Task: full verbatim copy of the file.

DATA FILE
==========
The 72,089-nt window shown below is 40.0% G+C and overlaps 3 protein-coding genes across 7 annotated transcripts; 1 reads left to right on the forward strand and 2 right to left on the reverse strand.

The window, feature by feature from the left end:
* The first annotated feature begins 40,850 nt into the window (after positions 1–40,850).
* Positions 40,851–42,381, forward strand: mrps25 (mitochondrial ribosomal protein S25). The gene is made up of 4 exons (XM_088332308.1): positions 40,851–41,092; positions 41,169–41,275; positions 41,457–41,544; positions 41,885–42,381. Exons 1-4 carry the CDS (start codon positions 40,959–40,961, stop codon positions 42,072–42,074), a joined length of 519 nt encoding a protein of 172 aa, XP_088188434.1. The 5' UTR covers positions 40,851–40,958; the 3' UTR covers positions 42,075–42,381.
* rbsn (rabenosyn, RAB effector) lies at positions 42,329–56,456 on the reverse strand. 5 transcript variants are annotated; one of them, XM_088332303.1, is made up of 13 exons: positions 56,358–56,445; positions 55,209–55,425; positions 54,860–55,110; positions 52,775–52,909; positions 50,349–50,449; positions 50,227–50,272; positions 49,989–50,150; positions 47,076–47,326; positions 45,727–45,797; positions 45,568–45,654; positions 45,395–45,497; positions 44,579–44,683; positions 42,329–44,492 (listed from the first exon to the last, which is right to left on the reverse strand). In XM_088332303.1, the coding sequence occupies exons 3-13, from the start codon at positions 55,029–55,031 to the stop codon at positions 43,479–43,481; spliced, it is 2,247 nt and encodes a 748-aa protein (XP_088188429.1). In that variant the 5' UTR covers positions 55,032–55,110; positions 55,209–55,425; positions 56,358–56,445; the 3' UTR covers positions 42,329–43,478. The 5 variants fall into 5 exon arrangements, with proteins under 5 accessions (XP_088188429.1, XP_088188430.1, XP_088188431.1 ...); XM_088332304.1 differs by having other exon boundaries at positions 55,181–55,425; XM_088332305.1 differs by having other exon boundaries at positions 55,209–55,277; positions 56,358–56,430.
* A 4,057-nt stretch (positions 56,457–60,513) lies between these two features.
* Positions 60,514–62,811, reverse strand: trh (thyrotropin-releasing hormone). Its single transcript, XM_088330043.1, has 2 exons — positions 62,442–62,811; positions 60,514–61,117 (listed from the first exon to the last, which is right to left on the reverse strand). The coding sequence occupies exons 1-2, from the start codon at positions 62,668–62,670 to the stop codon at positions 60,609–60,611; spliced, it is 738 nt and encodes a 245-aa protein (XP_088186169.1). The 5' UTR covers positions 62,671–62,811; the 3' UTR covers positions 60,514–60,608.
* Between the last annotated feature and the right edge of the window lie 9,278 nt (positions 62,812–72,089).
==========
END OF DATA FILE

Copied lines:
The 72,089-nt window shown below is 40.0% G+C and overlaps 3 protein-coding genes across 7 annotated transcripts; 1 reads left to right on the forward strand and 2 right to left on the reverse strand.

The window, feature by feature from the left end:
* The first annotated feature begins 40,850 nt into the window (after positions 1–40,850).
* Positions 40,851–42,381, forward strand: mrps25 (mitochondrial ribosomal protein S25). The gene is made up of 4 exons (XM_088332308.1): positions 40,851–41,092; positions 41,169–41,275; positions 41,457–41,544; positions 41,885–42,381. Exons 1-4 carry the CDS (start codon positions 40,959–40,961, stop codon positions 42,072–42,074), a joined length of 519 nt encoding a protein of 172 aa, XP_088188434.1. The 5' UTR covers positions 40,851–40,958; the 3' UTR covers positions 42,075–42,381.
* rbsn (rabenosyn, RAB effector) lies at positions 42,329–56,456 on the reverse strand. 5 transcript variants are annotated; one of them, XM_088332303.1, is made up of 13 exons: positions 56,358–56,445; positions 55,209–55,425; positions 54,860–55,110; positions 52,775–52,909; positions 50,349–50,449; positions 50,227–50,272; positions 49,989–50,150; positions 47,076–47,326; positions 45,727–45,797; positions 45,568–45,654; positions 45,395–45,497; positions 44,579–44,683; positions 42,329–44,492 (listed from the first exon to the last, which is right to left on the reverse strand). In XM_088332303.1, the coding sequence occupies exons 3-13, from the start codon at positions 55,029–55,031 to the stop codon at positions 43,479–43,481; spliced, it is 2,247 nt and encodes a 748-aa protein (XP_088188429.1). In that variant the 5' UTR covers positions 55,032–55,110; positions 55,209–55,425; positions 56,358–56,445; the 3' UTR covers positions 42,329–43,478. The 5 variants fall into 5 exon arrangements, with proteins under 5 accessions (XP_088188429.1, XP_088188430.1, XP_088188431.1 ...); XM_088332304.1 differs by having other exon boundaries at positions 55,181–55,425; XM_088332305.1 differs by having other exon boundaries at positions 55,209–55,277; positions 56,358–56,430.
* A 4,057-nt stretch (positions 56,457–60,513) lies between these two features.
* Positions 60,514–62,811, reverse strand: trh (thyrotropin-releasing hormone). Its single transcript, XM_088330043.1, has 2 exons — positions 62,442–62,811; positions 60,514–61,117 (listed from the first exon to the last, which is right to left on the reverse strand). The coding sequence occupies exons 1-2, from the start codon at positions 62,668–62,670 to the stop codon at positions 60,609–60,611; spliced, it is 738 nt and encodes a 245-aa protein (XP_088186169.1). The 5' UTR covers positions 62,671–62,811; the 3' UTR covers positions 60,514–60,608.
* Between the last annotated feature and the right edge of the window lie 9,278 nt (positions 62,812–72,089).